• Photo by Jeanne Tucker

    The Ashton itself – the crown jewel of the atlas finds – sat pinned in a box for at least a year while a state-hired taxonomist confirmed the identity and logged every bee specimen, Swartz said. They are very hard to identify. The volunteer didn’t even realize what they’d found. He found three more in 2018 and 2019.

    Swartz said it is likely the Ashton has survived because the yellow-banded bumblebee is in recovery and can be found across most of Maine, albeit in small numbers. The rebound of one of its host species could open the door to an Ashton recovery, too – if the species isn’t too far gone, Swartz said.

    Last year, Swartz traveled to Van Buren, the small town on the Canadian border where the volunteer had found the Ashton before, in hopes of a repeat appearance, but they had no such luck. Swartz is not giving up, though. An Ashton’s colony has been confirmed across the St. John River in New Brunswick.

    “We’re at the very beginning of our work,” Swartz said. “We need more data. We need to keep looking.”


    The state is recommending the Margined tiger beetle as another species dependent on the success of the disappearing saltmarsh for its survival. That threatened habitat and its limited range along the southern coast of Maine is why state officials wants to list it as threatened.

  • Blackpoll Warbler
  • Scientific name: : Setophaga striata
  • Proposed listing: Threatened
  • Habitat: Spruce and tamarack forests in Canada’s boreal forests. The evergreen and deciduous forests while migrating. They winter in the forest edges and second-growth forests below 10,000 feet in the Andes in South America
  • Range: From the Andes of South America to Canada’s boreal forests
  • Threats: Its northern habitat and food supply are threatened by logging and climate change
  • Zak Pohlen/U.S. Fish and Wildlife Service

    Climate change plays a role in the decline of the Blackpoll warbler and Bicknell’s Thrush, both of which can be found in the high-elevation spruce-fir forests in western Maine. These birds are impacted by rising temperatures and precipitation swings, from storms to drought and back, that limit food supply.

    The cliff swallow and bank swallow – two aerial insectivores that forage on flying insects – have suffered population collapses in recent years of approximately 97% and 99%, respectively, according to state wildlife biologists. This is exacerbated by the false springs that are becoming more common.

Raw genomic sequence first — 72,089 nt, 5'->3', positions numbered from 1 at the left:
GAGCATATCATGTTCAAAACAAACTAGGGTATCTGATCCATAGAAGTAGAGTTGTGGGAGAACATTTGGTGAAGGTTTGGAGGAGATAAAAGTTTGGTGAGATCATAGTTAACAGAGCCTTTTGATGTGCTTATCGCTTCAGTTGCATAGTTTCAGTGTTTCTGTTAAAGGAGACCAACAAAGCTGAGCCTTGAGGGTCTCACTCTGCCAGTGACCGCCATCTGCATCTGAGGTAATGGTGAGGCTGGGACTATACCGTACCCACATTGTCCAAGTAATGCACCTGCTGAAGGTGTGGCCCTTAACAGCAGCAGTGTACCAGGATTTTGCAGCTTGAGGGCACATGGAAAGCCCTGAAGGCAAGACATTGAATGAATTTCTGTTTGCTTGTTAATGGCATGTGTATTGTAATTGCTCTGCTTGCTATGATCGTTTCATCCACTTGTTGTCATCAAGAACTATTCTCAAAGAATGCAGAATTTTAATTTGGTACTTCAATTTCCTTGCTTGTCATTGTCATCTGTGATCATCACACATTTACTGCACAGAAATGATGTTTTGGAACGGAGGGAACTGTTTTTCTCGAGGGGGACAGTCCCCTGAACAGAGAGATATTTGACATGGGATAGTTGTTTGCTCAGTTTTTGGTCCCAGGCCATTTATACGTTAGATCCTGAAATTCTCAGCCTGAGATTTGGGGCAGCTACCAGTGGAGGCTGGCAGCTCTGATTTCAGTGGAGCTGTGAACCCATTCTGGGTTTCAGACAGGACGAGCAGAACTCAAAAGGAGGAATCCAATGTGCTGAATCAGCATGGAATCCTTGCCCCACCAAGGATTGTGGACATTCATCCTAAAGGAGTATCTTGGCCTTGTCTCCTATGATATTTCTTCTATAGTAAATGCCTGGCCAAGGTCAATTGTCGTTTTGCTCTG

The dangerous thing about a false spring for swallows is that the inevitable temperature rightsizing, or a cold snap, causes the insects they rely on for food to go dormant. In one case, almost half a colony of cliff swallows died from starvation as a result of a cold snap that followed a false spring.

    Stronger, more-frequent storms can cause erosion that threatens the dug-out homes of both the swallows and, in the case of the bank swallow, which spend its summers nesting in holes in the side of sand dune banks, rising sea levels pose an additional threat.

    The tri-colored bat is the only list candidate threatened by something not directly tied to climate change. Like other cave-roosting bats already listed in Maine – northern long-eared, little brown, eastern small-footed – the tri-colored bat is threatened by an invasive pathogen that causes White-nose syndrome.

  • Tri-colored bat
  • Scientific name: Pipistrellus subflavus
  • Proposed listing: Threatened
  • Habitat: Upland forest and northern swamps; hibernates in large groups in caves and mines
  • Range: A wide-ranging bat species found in 39 U.S. States, the District of Columbia, 4 Canadian provinces, Belize, Guatemala, Honduras, Nicaragua, and Mexico
  • Season in Maine: Bees don’t migrate, but are not active in winter
  • Threats: White-nose Syndrome has decimated the population of cave hibernating bats in the northeastern United States since it was discovered in 2006, resulting in a 90% decline
  • Gary Peeples/U.S. Fish and Wildlife Service

    Here are the species on Maine’s current endangered list:

    • American pipit
    • black tern
    • golden eagle
    • grasshopper sparrow
    • least tern
    • peregrine falcon
    • piping plover
    • roseate tern
    • sedge wren

    • little brown bat
    • New England cottontail
    • northern long-eared bat

    • black racer (snake)
    • Blanding’s turtle

    • redfin pickerel

    • Edwards’ hairstreak
    • Frigga fritillary
    • Hessel’s hairstreak
    • Juniper hairstreak
    • Katahdin arctic

    Other invertebrates
    • cobblestone tiger beetle
    • Six-whorl Vertigo (snail)

    Note: Not included are two species slated to be removed from the list: box turtle and rapids clubtail (dragonfly)